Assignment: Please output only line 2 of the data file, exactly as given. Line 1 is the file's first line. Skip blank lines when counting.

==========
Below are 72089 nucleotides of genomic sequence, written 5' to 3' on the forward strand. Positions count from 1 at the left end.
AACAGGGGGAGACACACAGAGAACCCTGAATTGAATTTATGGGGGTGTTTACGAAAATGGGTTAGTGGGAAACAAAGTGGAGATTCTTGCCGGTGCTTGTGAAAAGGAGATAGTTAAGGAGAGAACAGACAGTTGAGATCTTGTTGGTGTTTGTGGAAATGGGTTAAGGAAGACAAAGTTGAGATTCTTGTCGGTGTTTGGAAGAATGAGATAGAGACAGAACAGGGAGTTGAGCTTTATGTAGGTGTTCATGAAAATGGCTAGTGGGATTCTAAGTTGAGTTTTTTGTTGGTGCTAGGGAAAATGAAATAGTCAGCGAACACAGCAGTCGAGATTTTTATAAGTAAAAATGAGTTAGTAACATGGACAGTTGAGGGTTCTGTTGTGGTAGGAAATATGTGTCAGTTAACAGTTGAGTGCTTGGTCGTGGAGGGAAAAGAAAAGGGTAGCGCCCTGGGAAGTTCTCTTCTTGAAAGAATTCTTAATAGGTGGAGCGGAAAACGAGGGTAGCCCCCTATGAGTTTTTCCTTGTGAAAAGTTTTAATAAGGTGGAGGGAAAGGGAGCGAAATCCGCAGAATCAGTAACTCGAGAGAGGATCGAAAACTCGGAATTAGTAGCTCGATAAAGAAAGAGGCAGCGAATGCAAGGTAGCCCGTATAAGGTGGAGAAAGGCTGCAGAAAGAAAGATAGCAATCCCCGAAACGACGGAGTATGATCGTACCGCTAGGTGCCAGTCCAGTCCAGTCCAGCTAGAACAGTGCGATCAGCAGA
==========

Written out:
AACAGGGGGAGACACACAGAGAACCCTGAATTGAATTTATGGGGGTGTTTACGAAAATGGGTTAGTGGGAAACAAAGTGGAGATTCTTGCCGGTGCTTGTGAAAAGGAGATAGTTAAGGAGAGAACAGACAGTTGAGATCTTGTTGGTGTTTGTGGAAATGGGTTAAGGAAGACAAAGTTGAGATTCTTGTCGGTGTTTGGAAGAATGAGATAGAGACAGAACAGGGAGTTGAGCTTTATGTAGGTGTTCATGAAAATGGCTAGTGGGATTCTAAGTTGAGTTTTTTGTTGGTGCTAGGGAAAATGAAATAGTCAGCGAACACAGCAGTCGAGATTTTTATAAGTAAAAATGAGTTAGTAACATGGACAGTTGAGGGTTCTGTTGTGGTAGGAAATATGTGTCAGTTAACAGTTGAGTGCTTGGTCGTGGAGGGAAAAGAAAAGGGTAGCGCCCTGGGAAGTTCTCTTCTTGAAAGAATTCTTAATAGGTGGAGCGGAAAACGAGGGTAGCCCCCTATGAGTTTTTCCTTGTGAAAAGTTTTAATAAGGTGGAGGGAAAGGGAGCGAAATCCGCAGAATCAGTAACTCGAGAGAGGATCGAAAACTCGGAATTAGTAGCTCGATAAAGAAAGAGGCAGCGAATGCAAGGTAGCCCGTATAAGGTGGAGAAAGGCTGCAGAAAGAAAGATAGCAATCCCCGAAACGACGGAGTATGATCGTACCGCTAGGTGCCAGTCCAGTCCAGTCCAGCTAGAACAGTGCGATCAGCAGA